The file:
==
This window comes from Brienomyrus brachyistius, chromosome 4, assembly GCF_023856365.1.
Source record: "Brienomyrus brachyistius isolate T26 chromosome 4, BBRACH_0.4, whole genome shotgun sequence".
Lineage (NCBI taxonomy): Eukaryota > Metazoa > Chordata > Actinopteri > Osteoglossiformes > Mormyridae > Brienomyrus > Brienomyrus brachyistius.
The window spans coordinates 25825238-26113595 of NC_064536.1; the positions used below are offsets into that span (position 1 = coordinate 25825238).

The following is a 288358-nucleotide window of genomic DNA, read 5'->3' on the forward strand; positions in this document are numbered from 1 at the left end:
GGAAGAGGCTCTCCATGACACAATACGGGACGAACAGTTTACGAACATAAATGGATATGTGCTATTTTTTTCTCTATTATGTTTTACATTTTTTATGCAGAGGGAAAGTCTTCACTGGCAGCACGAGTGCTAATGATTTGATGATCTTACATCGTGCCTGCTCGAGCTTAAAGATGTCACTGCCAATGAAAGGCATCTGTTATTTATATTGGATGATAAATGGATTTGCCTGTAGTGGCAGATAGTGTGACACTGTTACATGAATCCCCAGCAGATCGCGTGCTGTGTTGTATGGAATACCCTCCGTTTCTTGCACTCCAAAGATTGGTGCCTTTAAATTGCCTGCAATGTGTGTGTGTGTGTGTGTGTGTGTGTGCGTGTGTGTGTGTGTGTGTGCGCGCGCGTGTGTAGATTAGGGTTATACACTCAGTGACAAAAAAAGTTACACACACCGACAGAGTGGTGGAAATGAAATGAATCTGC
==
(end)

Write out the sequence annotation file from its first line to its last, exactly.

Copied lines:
This window comes from Brienomyrus brachyistius, chromosome 4, assembly GCF_023856365.1.
Source record: "Brienomyrus brachyistius isolate T26 chromosome 4, BBRACH_0.4, whole genome shotgun sequence".
Lineage (NCBI taxonomy): Eukaryota > Metazoa > Chordata > Actinopteri > Osteoglossiformes > Mormyridae > Brienomyrus > Brienomyrus brachyistius.
The window spans coordinates 25825238-26113595 of NC_064536.1; the positions used below are offsets into that span (position 1 = coordinate 25825238).

The following is a 288358-nucleotide window of genomic DNA, read 5'->3' on the forward strand; positions in this document are numbered from 1 at the left end:
GGAAGAGGCTCTCCATGACACAATACGGGACGAACAGTTTACGAACATAAATGGATATGTGCTATTTTTTTCTCTATTATGTTTTACATTTTTTATGCAGAGGGAAAGTCTTCACTGGCAGCACGAGTGCTAATGATTTGATGATCTTACATCGTGCCTGCTCGAGCTTAAAGATGTCACTGCCAATGAAAGGCATCTGTTATTTATATTGGATGATAAATGGATTTGCCTGTAGTGGCAGATAGTGTGACACTGTTACATGAATCCCCAGCAGATCGCGTGCTGTGTTGTATGGAATACCCTCCGTTTCTTGCACTCCAAAGATTGGTGCCTTTAAATTGCCTGCAATGTGTGTGTGTGTGTGTGTGTGTGTGTGCGTGTGTGTGTGTGTGTGTGCGCGCGCGTGTGTAGATTAGGGTTATACACTCAGTGACAAAAAAAGTTACACACACCGACAGAGTGGTGGAAATGAAATGAATCTGC